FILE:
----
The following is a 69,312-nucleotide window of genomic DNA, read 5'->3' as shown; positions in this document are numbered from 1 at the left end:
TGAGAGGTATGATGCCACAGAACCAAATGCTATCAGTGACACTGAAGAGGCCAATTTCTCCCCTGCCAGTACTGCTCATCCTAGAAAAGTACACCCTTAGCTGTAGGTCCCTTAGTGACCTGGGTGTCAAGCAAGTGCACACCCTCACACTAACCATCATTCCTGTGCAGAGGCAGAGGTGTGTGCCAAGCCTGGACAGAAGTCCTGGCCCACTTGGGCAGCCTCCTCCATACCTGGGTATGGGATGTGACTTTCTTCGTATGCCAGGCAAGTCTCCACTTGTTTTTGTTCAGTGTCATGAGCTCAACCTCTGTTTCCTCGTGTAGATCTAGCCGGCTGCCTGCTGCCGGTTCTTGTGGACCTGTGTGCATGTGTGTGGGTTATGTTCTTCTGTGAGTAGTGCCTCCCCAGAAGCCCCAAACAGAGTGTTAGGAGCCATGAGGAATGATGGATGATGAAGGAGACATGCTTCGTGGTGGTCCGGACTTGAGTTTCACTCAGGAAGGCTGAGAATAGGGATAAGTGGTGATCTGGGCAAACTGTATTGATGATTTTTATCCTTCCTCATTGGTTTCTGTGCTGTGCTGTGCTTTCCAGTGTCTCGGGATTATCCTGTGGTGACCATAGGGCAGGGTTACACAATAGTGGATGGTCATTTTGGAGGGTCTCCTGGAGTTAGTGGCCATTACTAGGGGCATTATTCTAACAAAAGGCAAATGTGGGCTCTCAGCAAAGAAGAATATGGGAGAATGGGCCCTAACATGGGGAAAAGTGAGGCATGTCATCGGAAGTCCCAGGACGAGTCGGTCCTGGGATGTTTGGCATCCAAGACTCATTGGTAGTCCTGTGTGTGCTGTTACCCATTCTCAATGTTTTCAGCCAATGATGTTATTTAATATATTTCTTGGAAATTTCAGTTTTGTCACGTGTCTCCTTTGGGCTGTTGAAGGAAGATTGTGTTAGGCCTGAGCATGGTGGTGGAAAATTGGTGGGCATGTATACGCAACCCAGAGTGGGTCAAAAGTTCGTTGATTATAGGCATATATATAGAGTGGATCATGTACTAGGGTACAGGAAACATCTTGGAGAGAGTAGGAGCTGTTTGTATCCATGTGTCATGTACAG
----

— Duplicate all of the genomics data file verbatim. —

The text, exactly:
The following is a 69,312-nucleotide window of genomic DNA, read 5'->3' as shown; positions in this document are numbered from 1 at the left end:
TGAGAGGTATGATGCCACAGAACCAAATGCTATCAGTGACACTGAAGAGGCCAATTTCTCCCCTGCCAGTACTGCTCATCCTAGAAAAGTACACCCTTAGCTGTAGGTCCCTTAGTGACCTGGGTGTCAAGCAAGTGCACACCCTCACACTAACCATCATTCCTGTGCAGAGGCAGAGGTGTGTGCCAAGCCTGGACAGAAGTCCTGGCCCACTTGGGCAGCCTCCTCCATACCTGGGTATGGGATGTGACTTTCTTCGTATGCCAGGCAAGTCTCCACTTGTTTTTGTTCAGTGTCATGAGCTCAACCTCTGTTTCCTCGTGTAGATCTAGCCGGCTGCCTGCTGCCGGTTCTTGTGGACCTGTGTGCATGTGTGTGGGTTATGTTCTTCTGTGAGTAGTGCCTCCCCAGAAGCCCCAAACAGAGTGTTAGGAGCCATGAGGAATGATGGATGATGAAGGAGACATGCTTCGTGGTGGTCCGGACTTGAGTTTCACTCAGGAAGGCTGAGAATAGGGATAAGTGGTGATCTGGGCAAACTGTATTGATGATTTTTATCCTTCCTCATTGGTTTCTGTGCTGTGCTGTGCTTTCCAGTGTCTCGGGATTATCCTGTGGTGACCATAGGGCAGGGTTACACAATAGTGGATGGTCATTTTGGAGGGTCTCCTGGAGTTAGTGGCCATTACTAGGGGCATTATTCTAACAAAAGGCAAATGTGGGCTCTCAGCAAAGAAGAATATGGGAGAATGGGCCCTAACATGGGGAAAAGTGAGGCATGTCATCGGAAGTCCCAGGACGAGTCGGTCCTGGGATGTTTGGCATCCAAGACTCATTGGTAGTCCTGTGTGTGCTGTTACCCATTCTCAATGTTTTCAGCCAATGATGTTATTTAATATATTTCTTGGAAATTTCAGTTTTGTCACGTGTCTCCTTTGGGCTGTTGAAGGAAGATTGTGTTAGGCCTGAGCATGGTGGTGGAAAATTGGTGGGCATGTATACGCAACCCAGAGTGGGTCAAAAGTTCGTTGATTATAGGCATATATATAGAGTGGATCATGTACTAGGGTACAGGAAACATCTTGGAGAGAGTAGGAGCTGTTTGTATCCATGTGTCATGTACAG